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Grant Details

Grant Number: 5R01CA086191-13 Interpret this number
Primary Investigator: Forster, Jean
Organization: University Of Minnesota
Project Title: The Effects of Minnesota State and Local Programs on Young Adult Tobacco Use
Fiscal Year: 2013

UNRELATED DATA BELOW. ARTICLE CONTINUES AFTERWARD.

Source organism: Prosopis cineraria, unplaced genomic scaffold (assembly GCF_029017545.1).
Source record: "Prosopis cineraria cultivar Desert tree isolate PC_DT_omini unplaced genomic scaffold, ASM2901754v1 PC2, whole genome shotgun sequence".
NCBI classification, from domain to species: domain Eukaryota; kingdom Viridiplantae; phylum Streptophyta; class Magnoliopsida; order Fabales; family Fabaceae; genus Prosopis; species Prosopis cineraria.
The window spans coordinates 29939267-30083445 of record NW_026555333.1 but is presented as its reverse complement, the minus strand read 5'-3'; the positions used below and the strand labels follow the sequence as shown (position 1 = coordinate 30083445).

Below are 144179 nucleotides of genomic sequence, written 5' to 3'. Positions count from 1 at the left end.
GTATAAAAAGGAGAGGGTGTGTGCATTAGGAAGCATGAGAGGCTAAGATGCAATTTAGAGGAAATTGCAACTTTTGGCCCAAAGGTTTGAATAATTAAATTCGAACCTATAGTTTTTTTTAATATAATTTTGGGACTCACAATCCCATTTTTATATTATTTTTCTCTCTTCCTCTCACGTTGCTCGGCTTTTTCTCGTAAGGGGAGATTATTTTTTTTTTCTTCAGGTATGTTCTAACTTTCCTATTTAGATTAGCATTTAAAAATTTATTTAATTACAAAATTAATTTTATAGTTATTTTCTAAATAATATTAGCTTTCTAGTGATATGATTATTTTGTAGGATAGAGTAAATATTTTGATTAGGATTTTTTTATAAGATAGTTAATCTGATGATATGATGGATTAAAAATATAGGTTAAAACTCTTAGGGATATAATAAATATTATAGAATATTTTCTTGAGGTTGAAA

DESCRIPTION (provided by applicant): This proposal is a resubmission of a request for renewal of the grant CA86191, first funded by NCI in 2000 under a special RFA "Research in State and Community Tobacco Control Interventions", and then renewed in 2004. The Minnesota Adolescent Community Cohort (MACC) Study is a population-based cohort study that enrolled 4,825 youth (N=4,220 from Minnesota and N=605 from comparison states) aged 12 to 16. Participants were surveyed by telephone every six months since 2000-2001 about their tobacco use and related attitudes and beliefs, resulting in 14 data points over 15 rounds (MACC 1 includes Rounds 1-6, MACC 2 includes Rounds 8-15, Round 7 omitted due to funding gap). Additional funding was obtained to continue data collection for one additional round to specifically assess the short-term effect of Minnesota's statewide smoke-free air law on young adult smoking (MACC 3, Round 17; October 2008-March 2009). During Round 17 participants were age 18 to 25. We have requested ARRA administrative supplement funding to conduct Round 19 (October 2009-March 2010). The MACC cohort has a number of unique and important features. Unlike many studies of young adults, this cohort includes young adults who are not attending college as well as those who are attending college. National and state-level data show that tobacco use is more prevalent among young adults who are not attending college and studies are needed to assess how tobacco prevention programs and policies may affect this group. Detailed and frequent data have been collected on the MACC cohort regarding smoking attitudes and behaviors during adolescence. Using sophisticated data analytic techniques, we can provide more detailed information about the initiation and progression of tobacco use during adolescence and young adulthood than many previous studies (that have had lengthier intervals between data collection points). The large size of the MACC cohort enables us to examine differential effects of tobacco prevention programs and policies on subgroups of young adults, characterize patterns of tobacco progression with greater precision, identify less common patterns of progression, and distinguish age, cohort, and period effects. Finally, we have linked individual data on tobacco use to tobacco policies, school curricula, media exposure and other environmental characteristics of their communities over time. Using these linked data and extending this cohort will enable us to examine the long-term effects of adolescent exposure to various programs and policies on young adult tobacco use. We are also able to assess the effects of young adult exposure to new programs and policies (e.g., Minnesota's smoke-free air law) on smoking behavior and attitudes. We propose to follow the MACC cohort for an additional three annual observations from 2010-2011 to 2012-2013 (Rounds 21, 23, and 25; MACC 4). We plan to add measures concerning alcohol use and exposure to alcohol policies. Using these data, we will be able to examine the complex interplay between tobacco and alcohol use and the crossover effects of tobacco and alcohol policies in young adults.